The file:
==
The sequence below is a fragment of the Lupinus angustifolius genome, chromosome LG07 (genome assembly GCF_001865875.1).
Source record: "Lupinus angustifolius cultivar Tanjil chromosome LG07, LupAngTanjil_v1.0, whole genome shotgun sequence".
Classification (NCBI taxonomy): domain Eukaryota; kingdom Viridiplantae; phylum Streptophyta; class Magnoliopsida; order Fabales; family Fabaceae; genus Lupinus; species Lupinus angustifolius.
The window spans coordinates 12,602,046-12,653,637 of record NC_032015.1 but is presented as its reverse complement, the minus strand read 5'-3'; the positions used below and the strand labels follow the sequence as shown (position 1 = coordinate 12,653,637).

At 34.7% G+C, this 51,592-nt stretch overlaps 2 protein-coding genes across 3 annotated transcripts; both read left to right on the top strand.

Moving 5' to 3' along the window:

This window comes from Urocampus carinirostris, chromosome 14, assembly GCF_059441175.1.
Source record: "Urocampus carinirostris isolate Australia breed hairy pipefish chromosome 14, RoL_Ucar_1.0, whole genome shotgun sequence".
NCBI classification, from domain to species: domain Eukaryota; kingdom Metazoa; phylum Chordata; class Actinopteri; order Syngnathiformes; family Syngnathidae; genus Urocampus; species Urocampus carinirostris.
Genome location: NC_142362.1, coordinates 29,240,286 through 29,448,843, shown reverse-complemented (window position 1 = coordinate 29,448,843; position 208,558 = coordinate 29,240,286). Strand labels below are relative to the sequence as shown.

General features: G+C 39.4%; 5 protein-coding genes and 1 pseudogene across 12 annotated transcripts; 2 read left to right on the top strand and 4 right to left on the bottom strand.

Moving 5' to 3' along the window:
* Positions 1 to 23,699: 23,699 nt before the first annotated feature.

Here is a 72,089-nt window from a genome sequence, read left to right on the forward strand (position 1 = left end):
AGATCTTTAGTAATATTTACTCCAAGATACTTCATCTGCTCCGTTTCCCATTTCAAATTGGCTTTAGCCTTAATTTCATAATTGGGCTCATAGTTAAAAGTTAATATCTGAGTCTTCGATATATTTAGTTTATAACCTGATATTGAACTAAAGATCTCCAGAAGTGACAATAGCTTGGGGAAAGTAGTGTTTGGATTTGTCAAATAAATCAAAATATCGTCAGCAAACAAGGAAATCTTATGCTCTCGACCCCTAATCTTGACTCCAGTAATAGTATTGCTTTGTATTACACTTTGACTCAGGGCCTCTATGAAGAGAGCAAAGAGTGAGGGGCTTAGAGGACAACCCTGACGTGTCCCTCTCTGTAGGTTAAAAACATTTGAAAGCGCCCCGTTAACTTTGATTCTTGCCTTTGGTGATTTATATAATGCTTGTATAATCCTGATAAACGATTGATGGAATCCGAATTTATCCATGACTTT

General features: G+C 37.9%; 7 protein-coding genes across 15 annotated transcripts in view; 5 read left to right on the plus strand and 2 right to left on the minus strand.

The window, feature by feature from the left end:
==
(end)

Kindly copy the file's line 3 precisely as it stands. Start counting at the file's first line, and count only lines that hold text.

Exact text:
Classification (NCBI taxonomy): domain Eukaryota; kingdom Viridiplantae; phylum Streptophyta; class Magnoliopsida; order Fabales; family Fabaceae; genus Lupinus; species Lupinus angustifolius.